Minnesota Supreme Court Adopts Liability Standard for Harassment by a Supervisor
By: ANNE M. RADOLINSKI
In a recent decision, the Minnesota Supreme Court adopted the federal standard for determining when an employer will be liable, even without prior notice or complaint, for harassment by a supervisor. The Frieler v. Carlson Marketing Group Inc. decision of May 30, 2008, has wide-ranging implications for companies with employees in Minnesota.
The plaintiff, Judy Frieler, brought an action against her employer for hostile work environment sexual harassment under the Minnesota Human Rights Act (MHRA), as well as assault and battery, based on the alleged behavior of Ed Janiak, who was a supervisor, though not her supervisor. Frieler, a part-time employee, sought a full-time position in the department where Janiak was the supervisor. The alleged behavior by Janiak occurred while Frieler was waiting to hear whether she would be moved to his department. Frieler alleged that on four separate occasions between February 23 and March 9, 2005, Janiak brought Frieler into a limited-access room and grabbed and touched her in a sexual manner. On March 9, Janiak and Frieler’s supervisor offered Frieler the shipping position and Frieler verbally accepted the position. The next day, Frieler told co-workers and her group leader about Janiak’s harassing behavior. The group leader insisted that Frieler report the behavior to human resources, and an investigation ensued. Janiak denied the harassment but resigned during the investigation. Frieler resigned after her psychologist recommended that she not return to any job at the company.
The district court granted summary judgment in favor of the company on each of Frieler’s claims. The Court of Appeals affirmed, reasoning in part that there was no evidence that the company knew or should have known of Janiak’s behavior until after Frieler complained and that the company then took reasonable, appropriate action.
The Minnesota Supreme Court affirmed the dismissal of the assault and battery claims, ruling that Frieler had failed to establish that the conduct by Janiak was foreseeable. However, the Court reversed summary judgment on the sexual harassment claim, allowing the claim to proceed ahead in the trial court. In doing so, the Court adopted the standard first articulated by the U.S. Supreme Court in the 1998 cases of Burlington Industries Inc. v. Ellerth and Faragher v. City of Boca Raton . Thus, the Frieler decision may impose greater employer liability for sexual harassment by a supervisor under the MHRA. An employee does not need to prove that the employer knew or should have known about the sexual harassment and failed to take timely and appropriate action. The employer is liable for unlawful harassment inflicted or created by a supervisor with immediate (or successively higher) authority over the employee. The employer has an affirmative defense to liability or damages, but only where no tangible employment action has been taken against the employee and the employer can show that (a) it exercised reasonable care to prevent and promptly correct sexually harassing behavior, and (b) the employee unreasonably failed to take advantage of the preventive or corrective opportunities provided by the employer or to otherwise avoid harm.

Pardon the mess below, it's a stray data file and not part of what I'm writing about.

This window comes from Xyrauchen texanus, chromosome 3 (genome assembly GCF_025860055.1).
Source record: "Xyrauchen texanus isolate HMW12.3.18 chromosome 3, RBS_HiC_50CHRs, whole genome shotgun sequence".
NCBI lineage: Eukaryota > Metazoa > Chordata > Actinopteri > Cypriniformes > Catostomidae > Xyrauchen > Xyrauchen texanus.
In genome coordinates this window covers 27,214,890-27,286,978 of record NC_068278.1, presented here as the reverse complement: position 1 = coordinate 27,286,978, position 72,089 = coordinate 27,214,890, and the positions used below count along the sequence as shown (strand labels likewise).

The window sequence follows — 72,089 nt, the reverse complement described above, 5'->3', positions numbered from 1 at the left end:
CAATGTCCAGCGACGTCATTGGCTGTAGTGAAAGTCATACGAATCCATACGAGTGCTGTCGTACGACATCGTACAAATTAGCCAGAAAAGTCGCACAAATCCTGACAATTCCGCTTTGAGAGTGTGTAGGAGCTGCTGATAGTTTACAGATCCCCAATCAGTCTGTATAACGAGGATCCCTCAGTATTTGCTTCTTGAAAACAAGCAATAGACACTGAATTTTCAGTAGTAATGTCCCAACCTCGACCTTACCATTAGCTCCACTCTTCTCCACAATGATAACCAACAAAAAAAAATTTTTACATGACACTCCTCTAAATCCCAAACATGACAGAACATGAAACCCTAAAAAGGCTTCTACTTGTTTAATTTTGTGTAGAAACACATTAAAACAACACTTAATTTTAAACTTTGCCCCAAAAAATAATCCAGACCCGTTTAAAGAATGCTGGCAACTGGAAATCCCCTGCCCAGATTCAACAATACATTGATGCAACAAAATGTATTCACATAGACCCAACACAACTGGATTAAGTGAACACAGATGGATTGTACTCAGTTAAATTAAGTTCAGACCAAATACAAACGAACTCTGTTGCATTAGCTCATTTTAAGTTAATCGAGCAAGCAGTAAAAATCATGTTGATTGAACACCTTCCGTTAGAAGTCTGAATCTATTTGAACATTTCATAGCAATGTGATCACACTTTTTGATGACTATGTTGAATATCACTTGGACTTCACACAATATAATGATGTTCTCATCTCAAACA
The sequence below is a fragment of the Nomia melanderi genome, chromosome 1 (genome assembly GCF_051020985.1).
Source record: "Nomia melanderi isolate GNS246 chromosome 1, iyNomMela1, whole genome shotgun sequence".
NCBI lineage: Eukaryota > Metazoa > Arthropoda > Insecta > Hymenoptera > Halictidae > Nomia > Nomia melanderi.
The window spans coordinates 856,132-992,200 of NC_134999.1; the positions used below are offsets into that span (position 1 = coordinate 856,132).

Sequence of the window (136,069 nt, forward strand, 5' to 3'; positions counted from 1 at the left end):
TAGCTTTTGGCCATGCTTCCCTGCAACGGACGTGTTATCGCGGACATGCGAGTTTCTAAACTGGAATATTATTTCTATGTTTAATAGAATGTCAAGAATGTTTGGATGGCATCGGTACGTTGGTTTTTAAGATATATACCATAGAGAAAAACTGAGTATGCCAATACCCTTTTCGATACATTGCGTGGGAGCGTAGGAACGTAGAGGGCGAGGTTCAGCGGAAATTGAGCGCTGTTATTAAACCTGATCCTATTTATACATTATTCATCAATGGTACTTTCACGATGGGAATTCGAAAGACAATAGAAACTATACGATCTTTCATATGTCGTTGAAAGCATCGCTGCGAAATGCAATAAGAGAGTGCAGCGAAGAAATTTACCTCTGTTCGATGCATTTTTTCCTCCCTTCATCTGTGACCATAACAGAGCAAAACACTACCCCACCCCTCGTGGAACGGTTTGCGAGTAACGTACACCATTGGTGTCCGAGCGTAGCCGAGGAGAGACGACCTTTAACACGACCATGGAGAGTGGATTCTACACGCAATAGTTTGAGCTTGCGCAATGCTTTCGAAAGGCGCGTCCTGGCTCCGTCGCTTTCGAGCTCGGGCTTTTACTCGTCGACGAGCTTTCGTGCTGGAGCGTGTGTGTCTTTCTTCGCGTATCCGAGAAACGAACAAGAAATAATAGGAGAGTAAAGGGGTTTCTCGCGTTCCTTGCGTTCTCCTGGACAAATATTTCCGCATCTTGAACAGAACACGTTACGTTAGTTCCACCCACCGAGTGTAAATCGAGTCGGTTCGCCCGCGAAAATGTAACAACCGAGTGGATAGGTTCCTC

The Minnesota Supreme Court’s adoption of the federal standard is perhaps not surprising; however, the Court’s direction as to what constitutes a “supervisor” for vicarious liability purposes gives one pause. The company argued that Frieler’s sexual harassment claim should be dismissed, even under the federal standard, because Janiak was not Frieler’s supervisor. The Court, however, adopted the broader Equal Employment Opportunity Commission (EEOC) definition of supervisor which provides that an individual qualifies as an employee’s supervisor if “the individual has authority to undertake or recommend tangible employment decisions affecting the employee; or . . . the individual has authority to direct the employee’s daily work activities.”
In permitting her claim to proceed, the Court relied upon these points:
- Janiak was the supervisor in the shipping department when Frieler applied for the open position, and Janiak had input into the decision to hire her.
- Janiak was given authority to determine whether Frieler’s attendance issues would interfere with the duties of the shipping department position.
- Janiak used his position as shipping department supervisor to bring Frieler to the limited-access room where the alleged sexual harassment took place.
- The alleged sexual harassment occurred while Frieler was being considered for the open position.
All eyes will be on the Frieler case as it proceeds forward and on subsequent cases as Minnesota courts grapple with who is a supervisor for purposes of determining vicarious liability in sexual harassment cases.
Members of our Employment Group are pleased to assist in all aspects of harassment risk management, including the development of effective written policies, advice regarding practices and investigations, and employee training.
In light of the Frieler decision, it is important that employers provide periodic, separate training of individuals who are in true positions of authority. It is equally important that employers provide periodic, mandatory training to all other employees to ensure that the employees understand the standard of workplace behavior expected of them and to ensure that employees know what they should do if they witness, experience, or receive a complaint about inappropriate behavior.